Did Boxhall indeed row under the Propellers?


Cam Houseman

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Hi y'all
So did Mr. Fourth Officer Boxhall indeed pass under the Propellers?
Lifeboat No. 2 left the Portside around 1:45am, with 18 people aboard. which is near the time that the forecastle and Forward Well Deck went under (1:55-2:05am)

Day 3 (American Inquiry)

Senator SMITH.
Did you ever return to the Titanic after leaving its side?
Mr. BOXHALL.
I pulled around the ship's stern and was intending to go alongside, and tried to see if I could get alongside of the ship again.

By 2am, Boxhall has pulled around from Titanic's Port side to the Starboard side, looking for the Starboard gangway door. He then saw her Propellers rising:

"When I passed ‘round the boat to try and get to this gangway door on the Starboard side her propellers were out of water. I'm not certain if I didn't pass underneath them." (From his BBC 1962 Interview)

So does this mean he passed underneath the Starboard propellers? He must've! Either he passed very close, like, under one of the blades, or passed directly under them. Did Titanic have the Port list, or had she corrected it? According to the 2010 GHS study (AKA the physics simulation done in "Titanic: The Final Word with James Cameron" and Titanic: Honor and Glory, the Props didn't rise out of the water until the Compass Tower was under, then began to rise fast out of the water. But this was very close to 2:18, the time Titanic broke in two. I definitely think he did, before/during the bridge went under.

Thoughts?
 
Yes, he did but it depends on how you interpret "under".

All four of his accounts (US Inquiry, British Inquiry, 1959 article and 1962 broadcast) are consistent regarding him departing in lifeboat no.2 on the port side and rowing around to Titanic's starboard side based on an order (possibly from Captain Smith) to "go round to the Starboard side to the gangway doors." In 1962 he admitted why he didn't completely follow through on this order: "I found that there was such a mob standing in the gangway doors, really, I daren't go alongside because if they'd jumped they'd swamp the boat."

As for seeing the propellers.... it was around 1.45am when they departed and he then "stayed round on the starboard side, probably about 200 feet away from the ship" however later he was "about a half a mile away... resting on the oars" when the Titanic sank (although he claims he did not see her sink). So when he rowed around the stern I think he kept his distance, although it may have appeared as if he went "under" them due to the angle of the ship. He was also worried about suction ("I did find there was a little suction just as I was pulling around the ship.") so would have likely kept that "200ft" he mentioned away.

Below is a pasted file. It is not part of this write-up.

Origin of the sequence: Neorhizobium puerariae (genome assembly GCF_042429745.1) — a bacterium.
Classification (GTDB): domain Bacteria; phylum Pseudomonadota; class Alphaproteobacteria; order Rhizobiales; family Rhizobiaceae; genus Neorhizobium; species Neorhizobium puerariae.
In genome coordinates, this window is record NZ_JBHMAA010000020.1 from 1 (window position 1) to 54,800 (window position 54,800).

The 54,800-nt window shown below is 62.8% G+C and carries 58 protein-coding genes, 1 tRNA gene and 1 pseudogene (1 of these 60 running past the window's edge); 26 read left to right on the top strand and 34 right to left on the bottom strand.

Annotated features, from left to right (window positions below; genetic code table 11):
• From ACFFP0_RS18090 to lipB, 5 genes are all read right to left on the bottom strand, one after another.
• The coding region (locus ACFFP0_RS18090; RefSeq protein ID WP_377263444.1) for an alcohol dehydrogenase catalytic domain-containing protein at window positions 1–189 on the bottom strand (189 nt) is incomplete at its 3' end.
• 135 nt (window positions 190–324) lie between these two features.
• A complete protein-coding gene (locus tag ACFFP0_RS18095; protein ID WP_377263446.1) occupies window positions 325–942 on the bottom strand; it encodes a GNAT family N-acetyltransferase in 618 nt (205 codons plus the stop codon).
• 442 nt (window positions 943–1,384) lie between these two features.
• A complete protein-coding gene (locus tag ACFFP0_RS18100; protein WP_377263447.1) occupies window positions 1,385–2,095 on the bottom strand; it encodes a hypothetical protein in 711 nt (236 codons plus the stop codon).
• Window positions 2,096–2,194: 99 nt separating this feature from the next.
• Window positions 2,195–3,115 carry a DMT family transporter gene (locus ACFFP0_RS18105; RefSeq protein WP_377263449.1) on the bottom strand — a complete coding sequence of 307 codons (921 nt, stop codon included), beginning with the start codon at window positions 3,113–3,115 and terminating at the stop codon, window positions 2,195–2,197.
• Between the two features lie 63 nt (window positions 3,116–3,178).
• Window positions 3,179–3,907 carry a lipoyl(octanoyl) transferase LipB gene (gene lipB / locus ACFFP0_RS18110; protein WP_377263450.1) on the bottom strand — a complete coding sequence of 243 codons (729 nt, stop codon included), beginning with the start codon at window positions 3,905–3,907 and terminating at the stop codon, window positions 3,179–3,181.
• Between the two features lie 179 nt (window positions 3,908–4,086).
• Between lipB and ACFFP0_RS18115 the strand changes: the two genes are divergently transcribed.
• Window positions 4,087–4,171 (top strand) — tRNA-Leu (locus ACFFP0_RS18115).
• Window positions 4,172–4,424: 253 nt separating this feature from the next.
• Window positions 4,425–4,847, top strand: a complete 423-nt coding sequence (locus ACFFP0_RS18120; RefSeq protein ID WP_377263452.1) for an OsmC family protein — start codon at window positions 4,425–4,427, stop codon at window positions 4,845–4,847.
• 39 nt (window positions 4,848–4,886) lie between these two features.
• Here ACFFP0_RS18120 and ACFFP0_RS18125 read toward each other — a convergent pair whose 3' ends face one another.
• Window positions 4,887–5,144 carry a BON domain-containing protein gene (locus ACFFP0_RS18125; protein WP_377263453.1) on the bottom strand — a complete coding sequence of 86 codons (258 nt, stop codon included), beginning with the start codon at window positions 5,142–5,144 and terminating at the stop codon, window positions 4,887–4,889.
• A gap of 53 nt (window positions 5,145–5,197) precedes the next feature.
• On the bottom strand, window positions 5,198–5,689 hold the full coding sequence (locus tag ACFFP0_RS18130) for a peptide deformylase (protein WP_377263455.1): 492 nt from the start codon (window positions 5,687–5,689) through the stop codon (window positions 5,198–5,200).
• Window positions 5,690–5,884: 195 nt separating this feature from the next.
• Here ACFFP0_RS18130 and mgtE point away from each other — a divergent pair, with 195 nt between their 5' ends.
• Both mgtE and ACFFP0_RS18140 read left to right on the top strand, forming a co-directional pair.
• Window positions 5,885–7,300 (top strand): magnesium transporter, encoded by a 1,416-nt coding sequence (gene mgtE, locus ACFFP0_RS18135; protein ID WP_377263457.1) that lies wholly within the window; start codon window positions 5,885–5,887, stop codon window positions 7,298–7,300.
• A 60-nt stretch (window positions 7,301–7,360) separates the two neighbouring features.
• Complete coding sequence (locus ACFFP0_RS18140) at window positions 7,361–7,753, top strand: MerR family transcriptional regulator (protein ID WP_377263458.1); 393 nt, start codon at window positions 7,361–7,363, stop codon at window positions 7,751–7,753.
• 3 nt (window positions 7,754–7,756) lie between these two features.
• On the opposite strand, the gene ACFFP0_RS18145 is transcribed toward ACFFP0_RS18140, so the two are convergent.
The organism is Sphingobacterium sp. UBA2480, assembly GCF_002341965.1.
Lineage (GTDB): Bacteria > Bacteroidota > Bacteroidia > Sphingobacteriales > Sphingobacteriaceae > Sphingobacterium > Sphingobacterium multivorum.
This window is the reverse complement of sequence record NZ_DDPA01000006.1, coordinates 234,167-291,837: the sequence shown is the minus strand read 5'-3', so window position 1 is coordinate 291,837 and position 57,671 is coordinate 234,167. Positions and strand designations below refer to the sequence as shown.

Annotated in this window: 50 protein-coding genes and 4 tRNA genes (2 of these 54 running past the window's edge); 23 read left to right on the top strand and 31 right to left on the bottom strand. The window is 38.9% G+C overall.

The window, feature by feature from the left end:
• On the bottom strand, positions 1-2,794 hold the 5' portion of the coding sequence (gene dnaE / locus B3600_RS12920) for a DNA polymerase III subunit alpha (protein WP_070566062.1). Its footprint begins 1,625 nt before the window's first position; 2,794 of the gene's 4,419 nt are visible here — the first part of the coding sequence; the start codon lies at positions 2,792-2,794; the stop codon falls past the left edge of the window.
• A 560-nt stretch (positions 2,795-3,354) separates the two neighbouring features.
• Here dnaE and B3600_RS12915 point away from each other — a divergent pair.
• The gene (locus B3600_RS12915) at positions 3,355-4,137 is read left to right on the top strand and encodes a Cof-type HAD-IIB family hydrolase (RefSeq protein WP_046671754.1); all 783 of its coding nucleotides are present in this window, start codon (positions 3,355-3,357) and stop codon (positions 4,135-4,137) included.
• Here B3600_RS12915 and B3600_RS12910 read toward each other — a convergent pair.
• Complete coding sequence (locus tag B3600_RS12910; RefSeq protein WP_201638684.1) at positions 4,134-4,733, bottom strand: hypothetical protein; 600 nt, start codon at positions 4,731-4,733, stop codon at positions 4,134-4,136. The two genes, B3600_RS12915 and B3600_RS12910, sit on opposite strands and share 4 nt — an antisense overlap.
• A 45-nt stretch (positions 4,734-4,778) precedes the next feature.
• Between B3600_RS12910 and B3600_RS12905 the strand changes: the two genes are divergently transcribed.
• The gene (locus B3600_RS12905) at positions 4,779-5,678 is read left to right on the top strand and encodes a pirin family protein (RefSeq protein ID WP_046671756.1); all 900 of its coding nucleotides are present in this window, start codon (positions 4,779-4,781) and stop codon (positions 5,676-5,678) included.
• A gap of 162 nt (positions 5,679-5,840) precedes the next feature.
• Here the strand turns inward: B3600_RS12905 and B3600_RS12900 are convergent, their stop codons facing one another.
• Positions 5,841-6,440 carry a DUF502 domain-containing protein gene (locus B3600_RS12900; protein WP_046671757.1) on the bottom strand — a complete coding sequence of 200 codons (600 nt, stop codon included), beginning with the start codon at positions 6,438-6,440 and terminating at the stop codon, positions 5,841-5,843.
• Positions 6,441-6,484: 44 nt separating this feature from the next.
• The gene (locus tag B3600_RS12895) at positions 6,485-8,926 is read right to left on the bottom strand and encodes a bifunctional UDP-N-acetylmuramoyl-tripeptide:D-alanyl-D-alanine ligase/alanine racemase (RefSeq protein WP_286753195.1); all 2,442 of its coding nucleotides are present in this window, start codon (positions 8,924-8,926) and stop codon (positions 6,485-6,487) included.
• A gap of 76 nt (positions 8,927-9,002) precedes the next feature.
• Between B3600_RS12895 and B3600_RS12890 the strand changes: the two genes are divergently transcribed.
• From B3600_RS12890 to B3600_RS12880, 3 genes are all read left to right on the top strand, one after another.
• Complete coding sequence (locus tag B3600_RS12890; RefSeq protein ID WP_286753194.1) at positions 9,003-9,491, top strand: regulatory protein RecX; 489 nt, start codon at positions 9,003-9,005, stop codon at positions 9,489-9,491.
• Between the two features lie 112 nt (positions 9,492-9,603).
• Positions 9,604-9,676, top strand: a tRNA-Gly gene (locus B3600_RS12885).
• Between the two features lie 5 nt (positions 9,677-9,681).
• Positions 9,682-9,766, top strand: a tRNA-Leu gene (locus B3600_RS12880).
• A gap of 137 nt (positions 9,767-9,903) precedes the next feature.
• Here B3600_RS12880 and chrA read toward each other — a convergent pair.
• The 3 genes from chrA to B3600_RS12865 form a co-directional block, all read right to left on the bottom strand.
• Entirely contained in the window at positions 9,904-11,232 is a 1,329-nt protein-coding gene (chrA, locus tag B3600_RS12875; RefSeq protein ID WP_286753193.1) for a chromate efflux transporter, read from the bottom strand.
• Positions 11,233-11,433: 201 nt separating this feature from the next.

You can read my compilation of his accounts: Titanic's Officers - RMS Titanic - Fourth Officer Joseph Boxhall
 
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Cam Houseman

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As for seeing the propellers.... it was around 1.45am when they departed and he then "stayed round on the starboard side, probably about 200 feet away from the ship" however later he was "about a half a mile away... resting on the oars" when the Titanic sank (although he claims he did not see her sink). So when he rowed around the stern I think he kept his distance, although it may have appeared as if he went "under" them due to the angle of the ship.
You mean with the List to Port, the Starboard propeller might've seemed higher out of the air?
I mean, a higher angle seems more realistic
Also, I grabbed the 1962 interview from your website, I love it
 

Cam Houseman

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There were a number of inconsistencies if you try and compare the details. Split engine orders, where he was when the berg was sighted, are just a few. I'll leave it others to point all of them out.
Did Boxhall mention the height of the propellers above the water, or anyone in Lifeboat 2?
I'm wondering about those inconsistencies
 

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